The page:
Intercomparison of tropospheric OH and ancillary trace gas measurements at Fritz Peak Observatory, Colorado
Article first published online: 21 SEP 2012
Copyright 1994 by the American Geophysical Union.
Journal of Geophysical Research: Atmospheres (1984–2012)
Volume 99, Issue D9, pages 18605–18626, 20 September 1994
How to Cite
1994), Intercomparison of tropospheric OH and ancillary trace gas measurements at Fritz Peak Observatory, Colorado, J. Geophys. Res., 99(D9), 18605–18626, doi:10.1029/94JD00740., , , , , , , , and (
- Issue published online: 21 SEP 2012
- Article first published online: 21 SEP 2012
- Manuscript Accepted: 11 MAR 1994
- Manuscript Received: 3 AUG 1993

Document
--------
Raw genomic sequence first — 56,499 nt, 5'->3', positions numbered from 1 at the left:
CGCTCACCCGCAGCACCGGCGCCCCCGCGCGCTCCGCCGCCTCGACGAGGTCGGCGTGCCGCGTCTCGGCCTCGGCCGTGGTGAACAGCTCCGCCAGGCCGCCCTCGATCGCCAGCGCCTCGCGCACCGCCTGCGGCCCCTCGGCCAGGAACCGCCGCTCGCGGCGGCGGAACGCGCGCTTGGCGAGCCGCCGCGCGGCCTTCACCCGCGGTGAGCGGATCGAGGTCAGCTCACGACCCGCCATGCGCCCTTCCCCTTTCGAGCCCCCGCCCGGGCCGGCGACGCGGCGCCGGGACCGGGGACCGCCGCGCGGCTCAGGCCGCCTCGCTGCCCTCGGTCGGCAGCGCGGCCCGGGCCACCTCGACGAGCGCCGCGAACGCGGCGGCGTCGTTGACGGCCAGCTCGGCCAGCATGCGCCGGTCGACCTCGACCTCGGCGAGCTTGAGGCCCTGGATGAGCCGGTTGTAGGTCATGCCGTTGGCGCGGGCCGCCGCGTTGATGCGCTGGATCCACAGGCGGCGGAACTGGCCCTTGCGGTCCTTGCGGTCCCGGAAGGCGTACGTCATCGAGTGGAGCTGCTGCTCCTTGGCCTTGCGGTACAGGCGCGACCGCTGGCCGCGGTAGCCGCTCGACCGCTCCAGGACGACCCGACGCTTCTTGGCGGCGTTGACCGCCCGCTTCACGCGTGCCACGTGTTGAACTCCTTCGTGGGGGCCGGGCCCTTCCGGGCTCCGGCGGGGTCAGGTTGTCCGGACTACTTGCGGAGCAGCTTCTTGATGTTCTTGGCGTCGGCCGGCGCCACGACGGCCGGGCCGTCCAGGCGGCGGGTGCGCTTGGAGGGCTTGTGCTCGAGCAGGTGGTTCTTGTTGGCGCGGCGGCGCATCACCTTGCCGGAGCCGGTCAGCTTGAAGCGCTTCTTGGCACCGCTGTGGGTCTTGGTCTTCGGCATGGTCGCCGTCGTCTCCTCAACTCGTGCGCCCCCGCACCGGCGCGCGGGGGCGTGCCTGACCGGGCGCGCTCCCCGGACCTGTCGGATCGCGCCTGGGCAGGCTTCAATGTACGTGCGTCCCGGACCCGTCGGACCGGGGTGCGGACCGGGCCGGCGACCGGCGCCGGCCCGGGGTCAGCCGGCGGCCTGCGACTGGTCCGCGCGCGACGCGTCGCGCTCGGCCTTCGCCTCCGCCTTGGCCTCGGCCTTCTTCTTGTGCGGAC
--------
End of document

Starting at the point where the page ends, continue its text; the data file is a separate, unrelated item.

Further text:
The determination of the concentration of OH in the Earth's troposphere is of fundamental importance to an understanding of the chemistry of the lower atmosphere. Although many experiments to measure OH concentration have been performed in recent years, very few operate at sensitivities necesssary to measure the extremely low amount of OH in the clean troposphere (0.1–0.2 parts per trillion by volume at summertime local noon). This paper describes an informal intercomparison campaign held at Fritz Peak, Colorado, in summer 1991 to intercompare the OH concentrations determined from a spectroscopic instrument and an in situ chemical conversion instrument, both with sensitivities at or below 5×105 molecules cm−3. Ancillary measurements including those of O3, CO, NO, NO2, NOy, H2O, SO2, aerosols, solar flux, and meteorological parameters were also performed to test photochemical theories of OH formation. These measurements also provided a means for comparing air masses at the long path and in situ sites. The intercomparison was very successful with measured values of OH concentration in agreement within one standard error much of the time. OH concentrations were typically low, rarely above 4×106 cm−3, with only slow growth during the morning hours, indicating the possible presence of scavenger species. Model results suggest higher than measured OH concentrations or the presence of scavenger species.